“If we can. That’s the crux, my friend. If we can.”

After he finished talking with Aderyn, Nevyn sat up brooding for a long time, hoping that Aderyn was right about Loddlaen only being mad. Truly, the lad had been unstable from the beginning. Studying dweomer demands a perfect stability of mind, a core of simple common sense, in fact, because the forces that dweomer invokes can tear an unstable mind to pieces, leaving it prey to delusions and fantasies. Loddlaen had never had iron in his soul, only the malleable silver of a raw psychic talent that should have been suppressed, not encouraged. At least, if Aderyn was right, Loddlaen was only misusing his dweomer, not immersing himself in strange and unclean things. Just as every light casts a shadow, so does a dark dweomer exist. The men who study it (and they never open their foul ranks to women) lust after power above all else and hoard it like misers, never helping but only harming other souls. They grub around the dark places of the Innerlands for peculiar magicks and keep themselves alive unnaturally by feeding on the vitality of spirits and living people alike. Nevyn was sworn to destroy such as them wherever he found them, and they knew it, and hid from him.

Scattered over a wild meadow, the army of Lord Corbyn and his allies lay asleep under the starry sky. Surefooted in the dark, Loddlaen picked his way through the camp and out with a muttered word to one of the guards. The stink of so many unwashed humans was making him feel ill, and he walked a good long ways away from camp before he flung himself down in the grass to rest. He was tired—he was always tired these days—yet when night came, he could not sleep. He pressed both hands against his forehead and tried to steady himself. The despised
smell that he’d left behind him seemed to cling to his body and clothes. Suddenly he saw the smell, a thick gray cloud of smoke, swirling around him in some unfelt wind. It was only a vision, an illusion, but he had to fight to banish it. Many visions came to him unbidden these days, just odd little things, voices half heard, things half seen, and always he could understand the cause, but still they were terrifying, because he knew that they should never have come at all. A dweomerman works long years to open his mind to the Innerlands, but at the same time he has to close his mind at will, to draw a veil between himself and unseen things. No matter how hard Loddlaen tried to close that veil, things slipped through.

When he looked up at the stars, they were dancing and leaping, sending long points of light like reflections off a polished blade. Hastily he looked away, but creatures seemed to be crawling through the grass, like little weasels, sniffing him out. He flung up one hand and made the banishing sigils in the air. When he looked the weasel things were gone, and the stars steady. With a sigh that was half a groan, he flung himself face down to lie full length in the grass. The broken light from the stars seemed to dance in his mind, dazzling him. He summoned up an image of darkness, a soft, warm darkness like sleep, and let the image suffuse his mind until at last it seemed to him that he stood inside that warm, comforting dark, safe at last. He’d stumbled upon this trick of summoning a dark some months before; it was the only way he could get any rest. Now, it came to him easily, swiftly, every time he called, as if it came of its own will.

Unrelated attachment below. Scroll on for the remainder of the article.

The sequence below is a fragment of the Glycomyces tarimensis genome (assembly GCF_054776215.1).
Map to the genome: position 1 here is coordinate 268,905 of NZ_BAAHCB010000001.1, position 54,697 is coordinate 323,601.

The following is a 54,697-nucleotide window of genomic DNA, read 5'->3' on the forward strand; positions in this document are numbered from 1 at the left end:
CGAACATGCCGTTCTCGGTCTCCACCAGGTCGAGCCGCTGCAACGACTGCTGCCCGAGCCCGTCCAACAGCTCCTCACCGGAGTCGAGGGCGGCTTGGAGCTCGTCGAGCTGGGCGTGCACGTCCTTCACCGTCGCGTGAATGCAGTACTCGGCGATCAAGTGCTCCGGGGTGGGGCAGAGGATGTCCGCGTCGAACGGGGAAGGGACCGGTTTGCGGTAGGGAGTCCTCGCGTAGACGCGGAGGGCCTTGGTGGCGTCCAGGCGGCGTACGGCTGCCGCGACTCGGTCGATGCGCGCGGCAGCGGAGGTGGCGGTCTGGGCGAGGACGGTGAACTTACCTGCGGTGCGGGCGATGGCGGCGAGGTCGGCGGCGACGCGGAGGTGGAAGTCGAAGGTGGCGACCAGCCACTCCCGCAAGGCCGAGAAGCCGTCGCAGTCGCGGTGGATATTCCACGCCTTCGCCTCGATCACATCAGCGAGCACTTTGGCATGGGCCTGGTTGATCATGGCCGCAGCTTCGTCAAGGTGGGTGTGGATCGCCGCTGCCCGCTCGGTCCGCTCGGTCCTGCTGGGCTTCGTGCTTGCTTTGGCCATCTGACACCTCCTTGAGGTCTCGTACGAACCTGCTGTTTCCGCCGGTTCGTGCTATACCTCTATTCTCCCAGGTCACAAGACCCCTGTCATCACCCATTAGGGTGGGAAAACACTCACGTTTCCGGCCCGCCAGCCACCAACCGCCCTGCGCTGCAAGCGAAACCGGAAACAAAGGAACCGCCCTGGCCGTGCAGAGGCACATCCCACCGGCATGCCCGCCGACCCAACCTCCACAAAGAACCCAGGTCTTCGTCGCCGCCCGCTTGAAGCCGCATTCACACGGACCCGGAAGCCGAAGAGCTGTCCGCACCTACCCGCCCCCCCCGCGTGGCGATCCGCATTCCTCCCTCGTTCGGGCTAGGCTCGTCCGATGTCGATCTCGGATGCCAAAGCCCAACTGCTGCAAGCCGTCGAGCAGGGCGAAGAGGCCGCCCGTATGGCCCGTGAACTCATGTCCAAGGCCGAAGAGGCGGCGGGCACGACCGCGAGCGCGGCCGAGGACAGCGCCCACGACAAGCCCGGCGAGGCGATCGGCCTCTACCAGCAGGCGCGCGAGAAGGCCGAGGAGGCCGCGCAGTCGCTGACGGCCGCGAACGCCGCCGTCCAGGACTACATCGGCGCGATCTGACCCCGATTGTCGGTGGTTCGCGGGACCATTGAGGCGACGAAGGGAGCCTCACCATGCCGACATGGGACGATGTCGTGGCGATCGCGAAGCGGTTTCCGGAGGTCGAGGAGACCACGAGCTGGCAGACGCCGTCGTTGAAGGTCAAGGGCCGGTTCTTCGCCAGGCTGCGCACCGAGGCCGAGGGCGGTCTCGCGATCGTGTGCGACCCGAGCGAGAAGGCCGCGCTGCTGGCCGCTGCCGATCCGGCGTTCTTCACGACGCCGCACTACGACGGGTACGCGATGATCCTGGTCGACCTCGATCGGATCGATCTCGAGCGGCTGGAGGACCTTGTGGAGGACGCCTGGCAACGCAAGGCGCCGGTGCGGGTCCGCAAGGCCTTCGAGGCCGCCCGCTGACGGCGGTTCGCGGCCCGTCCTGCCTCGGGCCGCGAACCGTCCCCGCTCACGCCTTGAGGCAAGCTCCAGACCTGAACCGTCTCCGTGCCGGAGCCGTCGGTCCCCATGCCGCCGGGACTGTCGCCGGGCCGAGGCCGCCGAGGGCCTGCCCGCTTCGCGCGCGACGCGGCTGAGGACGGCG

Yet even wrapped in dark, he could not sleep. His hatred was there in the blackness with him, the hatred he bore toward the stinking human beings he was forced to use as allies, and even more, the hatred he bore toward the Elcyion Lacar. It seemed he heard his hatred talking to him in a child’s voice, until that voice became his own. There he’d been, practically an outcast in the elven camps, and all because his father was a wretched human being. Oh, everyone had been kind to him; that was the worst
wound of all, the galling way that everyone had been ever so kind, as if he were a half-wit who needed tender care. They were smug, the Elcyion Lacar, so smug, secure in knowing that they’d live for four, maybe even five hundred years, while as for him, well, how long did a half-breed live, anyway? No one truly knew; at any moment, he might look in the mirror and see the beginnings of that inevitable human corruption into death that men called old age. He hated them all, men and elves alike.

The hatred burned so bright that it threatened to wipe the darkness away. Loddlaen steadied himself and thought only of the dark, let it soothe and blanket him. Voices came out of the darkness, as they usually did, comforting him, agreeing with him that he’d been ill-used, promising him that he would get his revenge on the Elcyion Lacar and Eldidd men both.